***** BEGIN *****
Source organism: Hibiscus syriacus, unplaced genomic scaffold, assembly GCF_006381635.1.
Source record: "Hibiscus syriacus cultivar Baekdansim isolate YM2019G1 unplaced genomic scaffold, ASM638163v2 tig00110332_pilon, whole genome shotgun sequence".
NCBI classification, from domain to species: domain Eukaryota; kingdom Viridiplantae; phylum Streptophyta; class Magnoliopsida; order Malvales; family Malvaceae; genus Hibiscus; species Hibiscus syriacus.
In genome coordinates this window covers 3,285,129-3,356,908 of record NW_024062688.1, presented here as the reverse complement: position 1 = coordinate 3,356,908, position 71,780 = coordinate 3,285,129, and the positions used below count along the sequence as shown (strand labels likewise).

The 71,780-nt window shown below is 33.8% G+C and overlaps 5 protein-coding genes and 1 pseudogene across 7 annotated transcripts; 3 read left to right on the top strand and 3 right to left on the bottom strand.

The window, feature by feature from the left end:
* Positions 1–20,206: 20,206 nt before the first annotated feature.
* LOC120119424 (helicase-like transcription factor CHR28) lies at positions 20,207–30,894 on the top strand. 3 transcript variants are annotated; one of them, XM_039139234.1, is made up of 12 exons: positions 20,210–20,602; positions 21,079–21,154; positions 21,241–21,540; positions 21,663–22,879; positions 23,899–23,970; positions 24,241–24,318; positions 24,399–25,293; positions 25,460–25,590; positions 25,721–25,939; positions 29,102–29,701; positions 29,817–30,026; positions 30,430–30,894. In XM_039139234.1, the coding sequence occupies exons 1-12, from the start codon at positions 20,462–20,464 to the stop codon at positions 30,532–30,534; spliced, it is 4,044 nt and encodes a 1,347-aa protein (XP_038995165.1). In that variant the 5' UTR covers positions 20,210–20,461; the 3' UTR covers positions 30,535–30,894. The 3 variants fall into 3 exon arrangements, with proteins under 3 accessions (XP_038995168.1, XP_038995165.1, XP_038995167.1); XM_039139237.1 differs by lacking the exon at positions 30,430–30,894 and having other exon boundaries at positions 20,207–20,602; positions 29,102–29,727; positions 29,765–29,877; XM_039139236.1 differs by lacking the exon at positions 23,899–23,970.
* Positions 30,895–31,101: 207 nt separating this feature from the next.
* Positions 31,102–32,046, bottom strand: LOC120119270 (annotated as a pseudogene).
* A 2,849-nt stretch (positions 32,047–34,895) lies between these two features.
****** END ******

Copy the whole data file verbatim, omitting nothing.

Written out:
Source organism: Hibiscus syriacus, unplaced genomic scaffold, assembly GCF_006381635.1.
Source record: "Hibiscus syriacus cultivar Baekdansim isolate YM2019G1 unplaced genomic scaffold, ASM638163v2 tig00110332_pilon, whole genome shotgun sequence".
NCBI classification, from domain to species: domain Eukaryota; kingdom Viridiplantae; phylum Streptophyta; class Magnoliopsida; order Malvales; family Malvaceae; genus Hibiscus; species Hibiscus syriacus.
In genome coordinates this window covers 3,285,129-3,356,908 of record NW_024062688.1, presented here as the reverse complement: position 1 = coordinate 3,356,908, position 71,780 = coordinate 3,285,129, and the positions used below count along the sequence as shown (strand labels likewise).

The 71,780-nt window shown below is 33.8% G+C and overlaps 5 protein-coding genes and 1 pseudogene across 7 annotated transcripts; 3 read left to right on the top strand and 3 right to left on the bottom strand.

The window, feature by feature from the left end:
* Positions 1–20,206: 20,206 nt before the first annotated feature.
* LOC120119424 (helicase-like transcription factor CHR28) lies at positions 20,207–30,894 on the top strand. 3 transcript variants are annotated; one of them, XM_039139234.1, is made up of 12 exons: positions 20,210–20,602; positions 21,079–21,154; positions 21,241–21,540; positions 21,663–22,879; positions 23,899–23,970; positions 24,241–24,318; positions 24,399–25,293; positions 25,460–25,590; positions 25,721–25,939; positions 29,102–29,701; positions 29,817–30,026; positions 30,430–30,894. In XM_039139234.1, the coding sequence occupies exons 1-12, from the start codon at positions 20,462–20,464 to the stop codon at positions 30,532–30,534; spliced, it is 4,044 nt and encodes a 1,347-aa protein (XP_038995165.1). In that variant the 5' UTR covers positions 20,210–20,461; the 3' UTR covers positions 30,535–30,894. The 3 variants fall into 3 exon arrangements, with proteins under 3 accessions (XP_038995168.1, XP_038995165.1, XP_038995167.1); XM_039139237.1 differs by lacking the exon at positions 30,430–30,894 and having other exon boundaries at positions 20,207–20,602; positions 29,102–29,727; positions 29,765–29,877; XM_039139236.1 differs by lacking the exon at positions 23,899–23,970.
* Positions 30,895–31,101: 207 nt separating this feature from the next.
* Positions 31,102–32,046, bottom strand: LOC120119270 (annotated as a pseudogene).
* A 2,849-nt stretch (positions 32,047–34,895) lies between these two features.